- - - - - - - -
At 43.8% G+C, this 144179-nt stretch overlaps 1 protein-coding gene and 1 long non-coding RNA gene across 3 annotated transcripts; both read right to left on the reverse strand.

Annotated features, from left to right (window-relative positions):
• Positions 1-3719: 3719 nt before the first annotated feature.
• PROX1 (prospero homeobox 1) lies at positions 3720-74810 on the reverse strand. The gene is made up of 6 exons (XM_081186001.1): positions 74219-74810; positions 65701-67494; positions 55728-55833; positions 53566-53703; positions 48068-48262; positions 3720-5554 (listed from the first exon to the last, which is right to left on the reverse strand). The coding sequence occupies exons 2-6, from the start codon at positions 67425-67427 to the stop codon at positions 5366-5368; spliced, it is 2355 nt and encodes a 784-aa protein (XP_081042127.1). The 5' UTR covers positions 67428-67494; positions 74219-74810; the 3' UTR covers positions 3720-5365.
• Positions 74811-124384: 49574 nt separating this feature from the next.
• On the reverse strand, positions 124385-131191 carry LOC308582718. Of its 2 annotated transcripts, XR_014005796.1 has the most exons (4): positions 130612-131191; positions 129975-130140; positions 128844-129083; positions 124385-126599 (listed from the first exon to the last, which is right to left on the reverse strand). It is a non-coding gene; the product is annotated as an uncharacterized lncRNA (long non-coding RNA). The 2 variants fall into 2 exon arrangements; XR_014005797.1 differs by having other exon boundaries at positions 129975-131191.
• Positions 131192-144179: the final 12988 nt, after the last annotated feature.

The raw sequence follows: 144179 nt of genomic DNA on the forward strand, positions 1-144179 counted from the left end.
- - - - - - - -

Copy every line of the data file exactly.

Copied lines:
At 43.8% G+C, this 144179-nt stretch overlaps 1 protein-coding gene and 1 long non-coding RNA gene across 3 annotated transcripts; both read right to left on the reverse strand.

Annotated features, from left to right (window-relative positions):
• Positions 1-3719: 3719 nt before the first annotated feature.
• PROX1 (prospero homeobox 1) lies at positions 3720-74810 on the reverse strand. The gene is made up of 6 exons (XM_081186001.1): positions 74219-74810; positions 65701-67494; positions 55728-55833; positions 53566-53703; positions 48068-48262; positions 3720-5554 (listed from the first exon to the last, which is right to left on the reverse strand). The coding sequence occupies exons 2-6, from the start codon at positions 67425-67427 to the stop codon at positions 5366-5368; spliced, it is 2355 nt and encodes a 784-aa protein (XP_081042127.1). The 5' UTR covers positions 67428-67494; positions 74219-74810; the 3' UTR covers positions 3720-5365.
• Positions 74811-124384: 49574 nt separating this feature from the next.
• On the reverse strand, positions 124385-131191 carry LOC308582718. Of its 2 annotated transcripts, XR_014005796.1 has the most exons (4): positions 130612-131191; positions 129975-130140; positions 128844-129083; positions 124385-126599 (listed from the first exon to the last, which is right to left on the reverse strand). It is a non-coding gene; the product is annotated as an uncharacterized lncRNA (long non-coding RNA). The 2 variants fall into 2 exon arrangements; XR_014005797.1 differs by having other exon boundaries at positions 129975-131191.
• Positions 131192-144179: the final 12988 nt, after the last annotated feature.

The raw sequence follows: 144179 nt of genomic DNA on the forward strand, positions 1-144179 counted from the left end.